|Rights of first refusal are very common, and
seem to be used in all sorts of business deals. You should
avoid them like the plague.
A right of first refusal gives the holder of the right of
first refusal (the "Holder") the opportunity to
match any offer you receive on your property from a third
party. For example, if you receive a million-dollar offer
on your property that you wish to accept, first you have to
offer to sell the property to the Holder for a million dollars.
Only after the Holder refuses to purchase the property for
a million dollars may you sell it to the third party.
What's the Problem?
This seems pretty harmless. Normally, you do not care who
purchases your property, and a million dollars from one party
is as good as a million from someone else. So why should you
avoid giving someone a right of first refusal? There are several
First, many buyers are discouraged from
doing the work necessary to make an intelligent offer if they
know someone else has a right of first refusal. Who wants
to investigate a property, determine its value, and then write
up an offer if someone else can purchase it out from under
them for the same price? The result is that the property becomes
less marketable and therefore less valuable.
Second, a right of first refusal can seriously
interfere with a timely closing. The reason is that if the
parties agree to change the deal in any material way after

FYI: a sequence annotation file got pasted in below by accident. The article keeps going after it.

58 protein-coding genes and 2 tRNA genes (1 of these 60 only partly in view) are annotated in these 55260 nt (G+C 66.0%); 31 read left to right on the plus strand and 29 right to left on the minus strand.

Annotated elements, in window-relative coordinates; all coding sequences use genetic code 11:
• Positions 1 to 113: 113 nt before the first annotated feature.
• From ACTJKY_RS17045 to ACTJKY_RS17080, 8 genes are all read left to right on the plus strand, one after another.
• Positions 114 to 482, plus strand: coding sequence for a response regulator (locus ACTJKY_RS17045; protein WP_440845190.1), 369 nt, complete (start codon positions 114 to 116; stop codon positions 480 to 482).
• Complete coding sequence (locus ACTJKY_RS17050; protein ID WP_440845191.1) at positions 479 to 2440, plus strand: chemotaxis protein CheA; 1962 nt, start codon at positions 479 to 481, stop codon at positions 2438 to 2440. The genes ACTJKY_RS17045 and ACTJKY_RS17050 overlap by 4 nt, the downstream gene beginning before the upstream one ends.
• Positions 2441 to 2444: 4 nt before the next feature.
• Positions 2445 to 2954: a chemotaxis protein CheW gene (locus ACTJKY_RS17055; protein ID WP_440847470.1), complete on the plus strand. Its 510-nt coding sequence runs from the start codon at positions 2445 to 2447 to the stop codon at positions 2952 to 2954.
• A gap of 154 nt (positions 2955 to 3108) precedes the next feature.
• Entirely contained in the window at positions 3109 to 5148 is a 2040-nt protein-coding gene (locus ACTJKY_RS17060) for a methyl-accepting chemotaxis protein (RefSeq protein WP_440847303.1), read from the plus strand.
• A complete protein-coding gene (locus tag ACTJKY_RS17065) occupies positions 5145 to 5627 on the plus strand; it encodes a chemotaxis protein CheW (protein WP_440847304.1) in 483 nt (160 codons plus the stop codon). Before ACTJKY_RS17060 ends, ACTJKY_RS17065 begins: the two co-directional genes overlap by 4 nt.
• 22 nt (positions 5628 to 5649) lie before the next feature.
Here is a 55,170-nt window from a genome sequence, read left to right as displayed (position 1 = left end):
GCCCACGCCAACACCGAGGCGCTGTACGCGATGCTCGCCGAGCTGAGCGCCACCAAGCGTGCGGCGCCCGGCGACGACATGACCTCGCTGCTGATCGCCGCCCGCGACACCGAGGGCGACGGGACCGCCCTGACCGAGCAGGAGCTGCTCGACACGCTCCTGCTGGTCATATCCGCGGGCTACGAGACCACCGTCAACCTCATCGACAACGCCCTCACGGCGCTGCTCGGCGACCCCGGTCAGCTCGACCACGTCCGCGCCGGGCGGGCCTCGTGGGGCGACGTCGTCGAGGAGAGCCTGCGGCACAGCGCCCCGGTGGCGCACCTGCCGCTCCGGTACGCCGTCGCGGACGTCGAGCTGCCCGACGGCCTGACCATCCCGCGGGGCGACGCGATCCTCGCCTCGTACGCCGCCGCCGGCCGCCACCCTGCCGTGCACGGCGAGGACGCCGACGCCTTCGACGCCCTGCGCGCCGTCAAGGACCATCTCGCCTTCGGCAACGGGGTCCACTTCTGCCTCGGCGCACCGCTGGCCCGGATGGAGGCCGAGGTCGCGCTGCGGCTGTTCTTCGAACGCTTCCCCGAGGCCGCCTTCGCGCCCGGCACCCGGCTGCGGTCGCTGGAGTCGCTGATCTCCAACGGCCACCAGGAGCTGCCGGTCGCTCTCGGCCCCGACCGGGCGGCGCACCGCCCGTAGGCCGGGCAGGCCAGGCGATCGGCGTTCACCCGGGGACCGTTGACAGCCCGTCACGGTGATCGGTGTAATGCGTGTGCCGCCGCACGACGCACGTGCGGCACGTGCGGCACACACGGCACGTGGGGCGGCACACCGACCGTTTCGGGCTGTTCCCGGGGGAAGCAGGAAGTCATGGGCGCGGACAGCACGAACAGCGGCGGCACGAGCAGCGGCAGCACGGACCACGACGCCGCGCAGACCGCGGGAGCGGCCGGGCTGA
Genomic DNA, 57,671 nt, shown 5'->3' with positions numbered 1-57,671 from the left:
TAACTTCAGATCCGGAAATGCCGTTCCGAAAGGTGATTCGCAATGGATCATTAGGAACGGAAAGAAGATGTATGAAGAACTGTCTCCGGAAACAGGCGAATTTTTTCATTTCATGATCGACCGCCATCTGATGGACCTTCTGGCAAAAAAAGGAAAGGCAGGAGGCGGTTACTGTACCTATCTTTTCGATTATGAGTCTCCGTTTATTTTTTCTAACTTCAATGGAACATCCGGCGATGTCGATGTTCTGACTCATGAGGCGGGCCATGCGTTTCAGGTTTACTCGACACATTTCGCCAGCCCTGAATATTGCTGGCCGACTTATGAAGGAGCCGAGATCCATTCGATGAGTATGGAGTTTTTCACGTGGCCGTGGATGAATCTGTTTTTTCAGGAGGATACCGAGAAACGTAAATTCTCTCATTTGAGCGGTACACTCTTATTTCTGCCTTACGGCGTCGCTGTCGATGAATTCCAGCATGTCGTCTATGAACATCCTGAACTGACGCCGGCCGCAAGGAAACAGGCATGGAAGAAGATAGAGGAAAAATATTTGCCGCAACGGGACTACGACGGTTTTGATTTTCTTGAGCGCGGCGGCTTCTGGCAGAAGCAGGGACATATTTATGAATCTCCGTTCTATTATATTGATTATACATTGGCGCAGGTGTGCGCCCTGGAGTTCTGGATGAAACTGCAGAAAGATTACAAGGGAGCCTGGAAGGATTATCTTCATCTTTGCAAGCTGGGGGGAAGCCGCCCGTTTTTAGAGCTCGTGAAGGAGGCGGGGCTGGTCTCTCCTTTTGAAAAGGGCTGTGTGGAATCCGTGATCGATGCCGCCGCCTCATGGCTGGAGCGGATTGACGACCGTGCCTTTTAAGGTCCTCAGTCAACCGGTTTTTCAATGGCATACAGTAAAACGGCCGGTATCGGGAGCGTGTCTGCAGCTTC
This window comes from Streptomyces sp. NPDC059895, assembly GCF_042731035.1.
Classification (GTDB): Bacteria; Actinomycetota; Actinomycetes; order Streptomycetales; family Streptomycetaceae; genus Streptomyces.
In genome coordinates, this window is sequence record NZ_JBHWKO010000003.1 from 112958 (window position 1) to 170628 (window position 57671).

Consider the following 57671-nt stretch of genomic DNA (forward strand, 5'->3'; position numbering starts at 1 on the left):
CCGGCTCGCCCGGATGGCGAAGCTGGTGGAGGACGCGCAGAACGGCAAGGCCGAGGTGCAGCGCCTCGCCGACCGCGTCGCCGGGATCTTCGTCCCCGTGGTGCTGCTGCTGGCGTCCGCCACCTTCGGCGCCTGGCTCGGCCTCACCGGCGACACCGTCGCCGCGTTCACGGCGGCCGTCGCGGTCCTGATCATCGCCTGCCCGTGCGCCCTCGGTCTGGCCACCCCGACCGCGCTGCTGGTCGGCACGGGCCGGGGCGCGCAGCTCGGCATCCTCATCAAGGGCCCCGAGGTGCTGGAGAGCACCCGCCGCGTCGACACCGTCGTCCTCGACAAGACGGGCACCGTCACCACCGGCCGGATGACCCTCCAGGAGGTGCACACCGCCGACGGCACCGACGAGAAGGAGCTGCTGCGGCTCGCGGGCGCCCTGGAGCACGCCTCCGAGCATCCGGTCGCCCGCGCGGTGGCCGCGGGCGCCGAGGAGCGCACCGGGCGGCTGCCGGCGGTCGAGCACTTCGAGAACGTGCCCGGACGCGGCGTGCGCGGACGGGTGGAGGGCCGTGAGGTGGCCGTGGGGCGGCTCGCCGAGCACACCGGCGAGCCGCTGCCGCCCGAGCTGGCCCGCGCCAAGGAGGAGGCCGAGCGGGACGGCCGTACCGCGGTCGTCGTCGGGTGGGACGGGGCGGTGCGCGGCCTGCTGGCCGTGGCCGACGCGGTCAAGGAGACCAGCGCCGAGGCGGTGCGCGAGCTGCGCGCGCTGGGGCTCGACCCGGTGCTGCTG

the offer has been presented to the Holder, they have to go
back to the Holder and again offer the property on revised
terms. For example, if the buyer and seller discover a problem
shortly before the closing and agree to adjust the purchase
price or to change some other term of the deal, the property
must again be offered to the Holder, and the Holder's time
period must again be allowed to run. The result is often frustration
and delay, and sometimes the deal even falls apart as a result.
Third, rights of first refusal are a frequent
source of litigation. Many disagreements can arise when a
right of first refusal exists. What happens, for example,
if an offer is received for only part of the property? What
happens if someone offers other property in trade? Both of
these situations can cause the kind of disagreements that
can lead to litigation. Another source of litigation, believe
it or not, is that people often forget they have given someone
a right of first refusal, perhaps years earlier. Later they
enter into a contract to sell the property to a third party.
If the Holder appears and asserts his rights, the seller is
placed in a difficult position and may end up getting sued
by both the buyer and the Holder, both of whom claim a legal
right to purchase the property.
In other cases, disputes arise over whether a right of first
refusal has been waived, or whether a property offer has been
made. With rights of first refusal, the causes of litigation
A right of first refusal is often given as a harmless throwaway
in the course of negotiating a deal. This is usually a
serious mistake. A right of first refusal is a serious detriment
to the value and marketability of property and often leads
to litigation. In most situations you should avoid granting
rights of first refusal if at all possible.
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